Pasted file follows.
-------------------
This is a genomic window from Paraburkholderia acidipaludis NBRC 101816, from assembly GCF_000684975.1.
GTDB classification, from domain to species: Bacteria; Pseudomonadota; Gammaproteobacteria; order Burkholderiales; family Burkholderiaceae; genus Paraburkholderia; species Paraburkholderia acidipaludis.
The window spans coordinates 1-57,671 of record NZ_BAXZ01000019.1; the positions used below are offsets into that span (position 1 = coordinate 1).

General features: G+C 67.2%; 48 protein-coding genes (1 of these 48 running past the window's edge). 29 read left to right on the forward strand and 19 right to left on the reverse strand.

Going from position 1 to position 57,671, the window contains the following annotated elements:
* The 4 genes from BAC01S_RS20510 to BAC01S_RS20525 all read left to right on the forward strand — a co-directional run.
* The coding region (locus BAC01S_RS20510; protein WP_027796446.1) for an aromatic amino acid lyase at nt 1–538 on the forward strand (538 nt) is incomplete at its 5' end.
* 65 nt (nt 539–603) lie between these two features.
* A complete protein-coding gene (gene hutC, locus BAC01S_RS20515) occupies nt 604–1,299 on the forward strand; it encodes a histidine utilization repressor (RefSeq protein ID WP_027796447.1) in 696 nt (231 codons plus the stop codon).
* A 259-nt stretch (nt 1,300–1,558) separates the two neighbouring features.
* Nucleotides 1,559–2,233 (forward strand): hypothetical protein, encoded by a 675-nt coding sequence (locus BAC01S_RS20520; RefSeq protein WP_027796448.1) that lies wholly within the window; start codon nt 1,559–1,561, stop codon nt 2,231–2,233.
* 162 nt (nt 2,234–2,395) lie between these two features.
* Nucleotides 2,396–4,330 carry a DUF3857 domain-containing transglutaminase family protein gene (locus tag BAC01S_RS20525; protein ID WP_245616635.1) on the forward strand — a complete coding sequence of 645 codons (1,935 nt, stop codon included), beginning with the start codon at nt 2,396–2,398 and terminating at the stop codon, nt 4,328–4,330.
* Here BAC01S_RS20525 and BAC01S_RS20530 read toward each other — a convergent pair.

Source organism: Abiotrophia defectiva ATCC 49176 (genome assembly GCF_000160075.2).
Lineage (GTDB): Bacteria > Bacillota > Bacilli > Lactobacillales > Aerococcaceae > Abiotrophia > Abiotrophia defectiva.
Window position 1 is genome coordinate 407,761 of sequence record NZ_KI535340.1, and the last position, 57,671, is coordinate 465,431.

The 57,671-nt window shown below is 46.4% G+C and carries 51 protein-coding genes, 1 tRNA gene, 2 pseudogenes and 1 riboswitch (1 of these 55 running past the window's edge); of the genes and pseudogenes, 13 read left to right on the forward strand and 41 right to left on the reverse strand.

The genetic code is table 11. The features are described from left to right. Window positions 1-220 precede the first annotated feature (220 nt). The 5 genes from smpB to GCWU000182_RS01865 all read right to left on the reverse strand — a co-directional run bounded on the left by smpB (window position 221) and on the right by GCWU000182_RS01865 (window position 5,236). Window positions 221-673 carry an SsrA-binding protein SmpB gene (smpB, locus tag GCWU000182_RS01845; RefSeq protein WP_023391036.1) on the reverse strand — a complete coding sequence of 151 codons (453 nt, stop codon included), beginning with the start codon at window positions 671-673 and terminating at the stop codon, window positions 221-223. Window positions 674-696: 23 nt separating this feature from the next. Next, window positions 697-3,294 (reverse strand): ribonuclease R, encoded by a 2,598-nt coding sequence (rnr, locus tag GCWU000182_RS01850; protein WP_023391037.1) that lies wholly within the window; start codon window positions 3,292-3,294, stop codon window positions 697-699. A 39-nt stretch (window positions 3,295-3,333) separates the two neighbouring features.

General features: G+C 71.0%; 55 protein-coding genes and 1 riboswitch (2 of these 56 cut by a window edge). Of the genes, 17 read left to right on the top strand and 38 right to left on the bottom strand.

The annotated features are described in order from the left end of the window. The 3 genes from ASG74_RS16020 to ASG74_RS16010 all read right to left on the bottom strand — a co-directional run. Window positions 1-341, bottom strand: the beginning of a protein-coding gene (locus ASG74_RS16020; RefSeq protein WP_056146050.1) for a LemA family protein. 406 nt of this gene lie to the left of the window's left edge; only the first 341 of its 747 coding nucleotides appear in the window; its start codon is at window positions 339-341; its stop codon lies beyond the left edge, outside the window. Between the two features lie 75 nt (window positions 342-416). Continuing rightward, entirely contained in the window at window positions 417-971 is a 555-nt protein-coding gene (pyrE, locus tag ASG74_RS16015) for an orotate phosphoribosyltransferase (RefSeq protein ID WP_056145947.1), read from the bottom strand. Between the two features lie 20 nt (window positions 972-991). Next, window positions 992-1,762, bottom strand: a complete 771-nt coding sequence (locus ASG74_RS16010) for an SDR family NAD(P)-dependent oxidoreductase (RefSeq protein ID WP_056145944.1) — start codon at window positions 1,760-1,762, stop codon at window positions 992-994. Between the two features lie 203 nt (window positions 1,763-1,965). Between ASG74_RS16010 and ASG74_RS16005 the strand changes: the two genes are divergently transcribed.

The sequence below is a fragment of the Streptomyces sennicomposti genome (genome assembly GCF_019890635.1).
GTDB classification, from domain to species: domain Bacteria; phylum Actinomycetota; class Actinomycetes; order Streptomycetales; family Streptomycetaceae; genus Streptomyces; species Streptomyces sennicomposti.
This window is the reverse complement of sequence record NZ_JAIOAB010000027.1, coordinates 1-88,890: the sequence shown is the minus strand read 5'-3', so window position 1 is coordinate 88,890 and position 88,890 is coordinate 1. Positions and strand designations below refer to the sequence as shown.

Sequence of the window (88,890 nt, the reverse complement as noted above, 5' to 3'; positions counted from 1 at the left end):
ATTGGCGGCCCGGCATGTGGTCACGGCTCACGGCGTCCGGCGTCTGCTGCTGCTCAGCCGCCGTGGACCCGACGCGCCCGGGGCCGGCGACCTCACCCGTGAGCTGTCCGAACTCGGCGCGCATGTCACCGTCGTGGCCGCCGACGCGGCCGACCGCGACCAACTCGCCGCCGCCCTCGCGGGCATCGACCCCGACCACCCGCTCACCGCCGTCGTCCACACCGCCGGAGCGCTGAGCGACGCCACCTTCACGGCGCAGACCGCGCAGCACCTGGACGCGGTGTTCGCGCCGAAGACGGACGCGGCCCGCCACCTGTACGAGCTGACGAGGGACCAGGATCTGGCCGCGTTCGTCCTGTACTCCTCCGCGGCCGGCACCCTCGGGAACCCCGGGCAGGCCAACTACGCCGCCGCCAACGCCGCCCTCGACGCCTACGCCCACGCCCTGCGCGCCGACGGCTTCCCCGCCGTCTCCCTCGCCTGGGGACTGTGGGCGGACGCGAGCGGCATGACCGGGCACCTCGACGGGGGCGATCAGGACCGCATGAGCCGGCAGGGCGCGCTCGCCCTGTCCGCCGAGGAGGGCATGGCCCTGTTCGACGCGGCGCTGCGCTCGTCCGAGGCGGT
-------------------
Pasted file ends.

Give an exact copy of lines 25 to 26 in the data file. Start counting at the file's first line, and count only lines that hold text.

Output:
Sequence of the window (88,890 nt, the reverse complement as noted above, 5' to 3'; positions counted from 1 at the left end):
ATTGGCGGCCCGGCATGTGGTCACGGCTCACGGCGTCCGGCGTCTGCTGCTGCTCAGCCGCCGTGGACCCGACGCGCCCGGGGCCGGCGACCTCACCCGTGAGCTGTCCGAACTCGGCGCGCATGTCACCGTCGTGGCCGCCGACGCGGCCGACCGCGACCAACTCGCCGCCGCCCTCGCGGGCATCGACCCCGACCACCCGCTCACCGCCGTCGTCCACACCGCCGGAGCGCTGAGCGACGCCACCTTCACGGCGCAGACCGCGCAGCACCTGGACGCGGTGTTCGCGCCGAAGACGGACGCGGCCCGCCACCTGTACGAGCTGACGAGGGACCAGGATCTGGCCGCGTTCGTCCTGTACTCCTCCGCGGCCGGCACCCTCGGGAACCCCGGGCAGGCCAACTACGCCGCCGCCAACGCCGCCCTCGACGCCTACGCCCACGCCCTGCGCGCCGACGGCTTCCCCGCCGTCTCCCTCGCCTGGGGACTGTGGGCGGACGCGAGCGGCATGACCGGGCACCTCGACGGGGGCGATCAGGACCGCATGAGCCGGCAGGGCGCGCTCGCCCTGTCCGCCGAGGAGGGCATGGCCCTGTTCGACGCGGCGCTGCGCTCGTCCGAGGCGGT